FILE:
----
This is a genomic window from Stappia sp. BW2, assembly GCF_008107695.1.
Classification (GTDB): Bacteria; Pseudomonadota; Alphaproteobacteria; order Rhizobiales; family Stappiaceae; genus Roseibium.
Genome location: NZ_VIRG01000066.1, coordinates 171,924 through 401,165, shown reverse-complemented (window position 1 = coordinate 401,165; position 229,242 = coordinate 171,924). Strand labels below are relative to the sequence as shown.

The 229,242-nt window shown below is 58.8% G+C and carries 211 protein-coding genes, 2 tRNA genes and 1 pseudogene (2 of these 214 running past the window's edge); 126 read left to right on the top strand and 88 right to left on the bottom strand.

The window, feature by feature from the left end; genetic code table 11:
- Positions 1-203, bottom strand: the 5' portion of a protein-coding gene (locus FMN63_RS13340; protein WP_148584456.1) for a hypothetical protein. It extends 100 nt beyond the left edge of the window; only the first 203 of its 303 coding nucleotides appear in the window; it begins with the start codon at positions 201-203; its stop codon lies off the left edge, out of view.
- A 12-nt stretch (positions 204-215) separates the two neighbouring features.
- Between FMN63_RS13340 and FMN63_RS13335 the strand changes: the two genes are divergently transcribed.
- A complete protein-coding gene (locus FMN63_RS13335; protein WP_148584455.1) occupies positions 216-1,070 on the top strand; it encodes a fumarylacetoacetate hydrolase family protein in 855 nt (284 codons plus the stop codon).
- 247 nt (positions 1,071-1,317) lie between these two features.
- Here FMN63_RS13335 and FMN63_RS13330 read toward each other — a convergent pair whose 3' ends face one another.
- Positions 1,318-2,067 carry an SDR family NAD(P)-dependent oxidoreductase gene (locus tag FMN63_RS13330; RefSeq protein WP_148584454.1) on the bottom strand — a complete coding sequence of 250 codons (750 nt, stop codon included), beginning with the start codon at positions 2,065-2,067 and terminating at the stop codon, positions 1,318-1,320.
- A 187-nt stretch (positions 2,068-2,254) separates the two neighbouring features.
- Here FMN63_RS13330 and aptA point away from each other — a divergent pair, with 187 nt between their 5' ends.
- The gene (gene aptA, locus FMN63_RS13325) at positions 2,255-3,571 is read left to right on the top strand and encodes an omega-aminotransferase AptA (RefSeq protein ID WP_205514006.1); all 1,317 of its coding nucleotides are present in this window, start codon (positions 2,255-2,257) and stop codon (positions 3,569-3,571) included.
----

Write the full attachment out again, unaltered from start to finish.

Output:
This is a genomic window from Stappia sp. BW2, assembly GCF_008107695.1.
Classification (GTDB): Bacteria; Pseudomonadota; Alphaproteobacteria; order Rhizobiales; family Stappiaceae; genus Roseibium.
Genome location: NZ_VIRG01000066.1, coordinates 171,924 through 401,165, shown reverse-complemented (window position 1 = coordinate 401,165; position 229,242 = coordinate 171,924). Strand labels below are relative to the sequence as shown.

The 229,242-nt window shown below is 58.8% G+C and carries 211 protein-coding genes, 2 tRNA genes and 1 pseudogene (2 of these 214 running past the window's edge); 126 read left to right on the top strand and 88 right to left on the bottom strand.

The window, feature by feature from the left end; genetic code table 11:
- Positions 1-203, bottom strand: the 5' portion of a protein-coding gene (locus FMN63_RS13340; protein WP_148584456.1) for a hypothetical protein. It extends 100 nt beyond the left edge of the window; only the first 203 of its 303 coding nucleotides appear in the window; it begins with the start codon at positions 201-203; its stop codon lies off the left edge, out of view.
- A 12-nt stretch (positions 204-215) separates the two neighbouring features.
- Between FMN63_RS13340 and FMN63_RS13335 the strand changes: the two genes are divergently transcribed.
- A complete protein-coding gene (locus FMN63_RS13335; protein WP_148584455.1) occupies positions 216-1,070 on the top strand; it encodes a fumarylacetoacetate hydrolase family protein in 855 nt (284 codons plus the stop codon).
- 247 nt (positions 1,071-1,317) lie between these two features.
- Here FMN63_RS13335 and FMN63_RS13330 read toward each other — a convergent pair whose 3' ends face one another.
- Positions 1,318-2,067 carry an SDR family NAD(P)-dependent oxidoreductase gene (locus tag FMN63_RS13330; RefSeq protein WP_148584454.1) on the bottom strand — a complete coding sequence of 250 codons (750 nt, stop codon included), beginning with the start codon at positions 2,065-2,067 and terminating at the stop codon, positions 1,318-1,320.
- A 187-nt stretch (positions 2,068-2,254) separates the two neighbouring features.
- Here FMN63_RS13330 and aptA point away from each other — a divergent pair, with 187 nt between their 5' ends.
- The gene (gene aptA, locus FMN63_RS13325) at positions 2,255-3,571 is read left to right on the top strand and encodes an omega-aminotransferase AptA (RefSeq protein ID WP_205514006.1); all 1,317 of its coding nucleotides are present in this window, start codon (positions 2,255-2,257) and stop codon (positions 3,569-3,571) included.